Spiceworks Introduces Free, Ad-Supported IT Management Software
Now that Google has proved the viability of ad-supported online software and Microsoft is reluctantly following suit with Live service, it's possible companies will soon see more ad-supported applications like Spiceworks.
Ads have broken through the corporate firewall and IT may never be the same.
On Monday, a startup called Spiceworks released a beta version of its free, ad-supported IT management software for network administrators.
"After probably 20-plus years in this business, it struck us as kind of odd, maybe even a little perverse, that you should have to pay for technology to manage your technology," says Scott Abel, co-founder and CEO of Spiceworks.
Until it can ramp up its ad revenue, Spiceworks will pay its staff to manage its technology with $5 million in venture funding it received in June from Austin Ventures. Abel and co-founders Jay Hallberg, Greg Kattawar, and Francis Sullivan have worked previously for Apple, NeXT, and Tivoli.
Spiceworks is a Google Ad Sense partner. It serves online ads from Google advertisers in its browser-based application and splits the revenue with Google when its users click an ad link.
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Administration workspace by Google
"It's where software is headed," says Abel. "If you look in the consumer space, you've got lots of really good software—some free, some ad-supported, some subscription—all approaching free over the past three or four years. Even Microsoft has finally succumbed to this."
Indeed, now that Google has proved the viability of ad-supported online software in the consumer world and Microsoft is reluctantly following suit with Live service, it's possible companies will soon see more ad-supported enterprise applications.
One reason, Abel believes, the Spiceworks model will work is that admins using network management software represent an audience advertisers will pay a lot to reach. Even in a small company of 50 or 100 people, he explains, a single IT person has lots of buying power. "When he upgrades, whether it's two grand or three grand a machine, that's $150,000 that one person gets to decide how they spend," he says. "And advertisers are going to care a lot about that."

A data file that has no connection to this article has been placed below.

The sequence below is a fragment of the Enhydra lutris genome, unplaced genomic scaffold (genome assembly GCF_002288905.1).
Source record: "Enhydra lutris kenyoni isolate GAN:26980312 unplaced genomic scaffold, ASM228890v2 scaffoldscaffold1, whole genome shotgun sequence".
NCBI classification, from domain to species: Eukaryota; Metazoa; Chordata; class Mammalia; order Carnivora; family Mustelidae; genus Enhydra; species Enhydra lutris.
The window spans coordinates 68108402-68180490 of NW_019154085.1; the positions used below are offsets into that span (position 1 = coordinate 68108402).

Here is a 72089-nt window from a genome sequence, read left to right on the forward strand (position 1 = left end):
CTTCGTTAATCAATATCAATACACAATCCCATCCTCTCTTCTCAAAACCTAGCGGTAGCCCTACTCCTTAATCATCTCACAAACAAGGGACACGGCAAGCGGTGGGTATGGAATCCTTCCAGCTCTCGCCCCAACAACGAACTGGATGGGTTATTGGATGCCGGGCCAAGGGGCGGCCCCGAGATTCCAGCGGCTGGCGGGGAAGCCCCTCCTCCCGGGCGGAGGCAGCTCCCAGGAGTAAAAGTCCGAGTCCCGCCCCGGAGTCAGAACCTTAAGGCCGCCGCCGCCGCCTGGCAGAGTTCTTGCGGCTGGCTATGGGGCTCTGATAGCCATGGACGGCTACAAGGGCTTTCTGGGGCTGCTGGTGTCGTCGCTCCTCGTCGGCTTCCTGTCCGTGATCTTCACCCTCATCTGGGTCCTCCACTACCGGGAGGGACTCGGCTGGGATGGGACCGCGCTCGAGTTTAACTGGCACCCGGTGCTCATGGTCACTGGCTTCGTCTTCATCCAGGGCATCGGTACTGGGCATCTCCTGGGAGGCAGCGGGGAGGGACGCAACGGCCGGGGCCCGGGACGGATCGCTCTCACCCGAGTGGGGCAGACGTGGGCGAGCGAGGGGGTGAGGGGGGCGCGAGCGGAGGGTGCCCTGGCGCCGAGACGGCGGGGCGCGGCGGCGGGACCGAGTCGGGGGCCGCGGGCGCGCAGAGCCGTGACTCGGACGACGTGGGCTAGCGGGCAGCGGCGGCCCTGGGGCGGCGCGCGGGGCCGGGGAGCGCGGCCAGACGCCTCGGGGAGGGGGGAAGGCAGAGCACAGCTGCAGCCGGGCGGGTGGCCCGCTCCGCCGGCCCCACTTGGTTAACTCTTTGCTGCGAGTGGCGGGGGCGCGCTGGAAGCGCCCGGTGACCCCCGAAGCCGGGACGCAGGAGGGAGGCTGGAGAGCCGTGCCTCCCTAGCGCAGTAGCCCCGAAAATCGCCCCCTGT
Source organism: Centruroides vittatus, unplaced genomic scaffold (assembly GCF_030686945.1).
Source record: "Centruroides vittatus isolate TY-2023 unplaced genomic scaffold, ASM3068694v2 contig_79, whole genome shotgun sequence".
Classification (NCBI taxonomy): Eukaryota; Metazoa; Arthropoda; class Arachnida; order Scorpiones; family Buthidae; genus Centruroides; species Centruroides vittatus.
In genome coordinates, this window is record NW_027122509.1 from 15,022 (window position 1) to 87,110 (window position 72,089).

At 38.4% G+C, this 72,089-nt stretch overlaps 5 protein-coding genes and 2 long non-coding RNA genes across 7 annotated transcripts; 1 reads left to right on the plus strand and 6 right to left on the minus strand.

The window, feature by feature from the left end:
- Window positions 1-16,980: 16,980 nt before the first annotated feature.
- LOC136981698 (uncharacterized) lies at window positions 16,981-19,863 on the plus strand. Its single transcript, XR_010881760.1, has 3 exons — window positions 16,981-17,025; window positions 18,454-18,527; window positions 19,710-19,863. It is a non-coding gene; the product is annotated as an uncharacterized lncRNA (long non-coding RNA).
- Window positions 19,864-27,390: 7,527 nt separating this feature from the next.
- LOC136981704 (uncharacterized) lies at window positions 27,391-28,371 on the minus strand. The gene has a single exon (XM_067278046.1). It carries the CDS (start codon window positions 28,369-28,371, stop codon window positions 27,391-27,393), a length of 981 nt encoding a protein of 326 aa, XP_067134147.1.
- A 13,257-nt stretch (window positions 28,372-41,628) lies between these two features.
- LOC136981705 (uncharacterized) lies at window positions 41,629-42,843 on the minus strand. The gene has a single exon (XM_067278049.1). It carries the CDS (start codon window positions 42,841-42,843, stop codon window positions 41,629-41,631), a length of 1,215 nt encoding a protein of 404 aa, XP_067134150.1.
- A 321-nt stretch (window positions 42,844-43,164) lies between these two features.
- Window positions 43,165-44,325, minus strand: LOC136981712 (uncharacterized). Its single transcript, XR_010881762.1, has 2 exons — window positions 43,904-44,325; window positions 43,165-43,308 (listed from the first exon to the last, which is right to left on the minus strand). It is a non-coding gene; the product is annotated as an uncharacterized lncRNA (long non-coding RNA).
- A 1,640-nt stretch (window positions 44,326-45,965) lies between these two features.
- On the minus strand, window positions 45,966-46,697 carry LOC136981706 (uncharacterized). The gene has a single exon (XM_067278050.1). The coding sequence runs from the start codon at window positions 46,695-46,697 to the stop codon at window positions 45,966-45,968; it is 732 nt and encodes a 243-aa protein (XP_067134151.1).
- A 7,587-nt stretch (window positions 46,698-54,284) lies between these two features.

IT admins care too, according to VP of marketing Jay Hallberg. "The users really like the ads," he insists. "They said they're very useful, very targeted for me."
Will Ballard, VP and CTO of 35-person social media publishing company Pluck, has been using Spiceworks for two months, and while he's hardly effusive over the presence of ads, he says he isn't bothered by them. "Ads don't bug me a bit," he says, "particularly when the trade is free network management tools." However, as someone in the media business, he has to be tolerant of ads because "ultimately all my revenue depends on them too."
"The ads are not bad at all," says Lee Colvin, network administrator for nanoCoolers, a 20-person thermal management technology company. "They're actually targeted at whatever you're looking at on your network. If you have a Dell workstation or a Dell server, it usually gives you an ad for server software or a like workstation. And they're off to the side so you don't really notice them."
Abel sees network administrators at small- and medium-sized companies as likely Spiceworks users, a group he contends are frustrated by the fragmented set of administrative tools. The Spiceworks application represents an effort to simplify and centralize the three tasks that Abel claims admins spend most of their day doing: taking inventory, monitoring their network, and generating reports.
"We wanted to make managing the network for an IT professional in a small business as easy as managing music at iTunes," Abel says. "It's a high bar but I think we've taken a good crack at it."
Other companies make asset and network management applications such as Alloy Software, Numara Software, SolarWinds.Net, and Visionsoft Limited, but their software can cost hundreds or thousands of dollars, depending on the license and the number of nodes managed. Such costs, easily swallowed by large enterprises, can choke smaller (or simply cost-conscious) businesses. Abel says that Spiceworks competes against makeshift tracking tools like Excel and pads of paper at least as much as higher-end IT management apps.
With about 40 servers and 30 workstations, Ballard relies on Microsoft Operations Manager (MOM) in the Pluck data center. "The biggest thing that I like about Spiceworks compared to [MOM] is how easy the discovery went and how much it let me see," he says, noting that Spiceworks proved particularly helpful in tracking down DNS errors on his network.
To manage nanoCoolers' network of almost 40 workstations and servers, Colvin considered a program called LANguard from GFI Software, but didn't like its reporting capabilities or its inability to add information to devices on the network. With Spiceworks, he says, "I can scan the network and see everything that's attached. I can also make notes as far as which computer goes where. No other Windows software really does that very well. Plus, it also recognizes my Linux servers, which is really cool."
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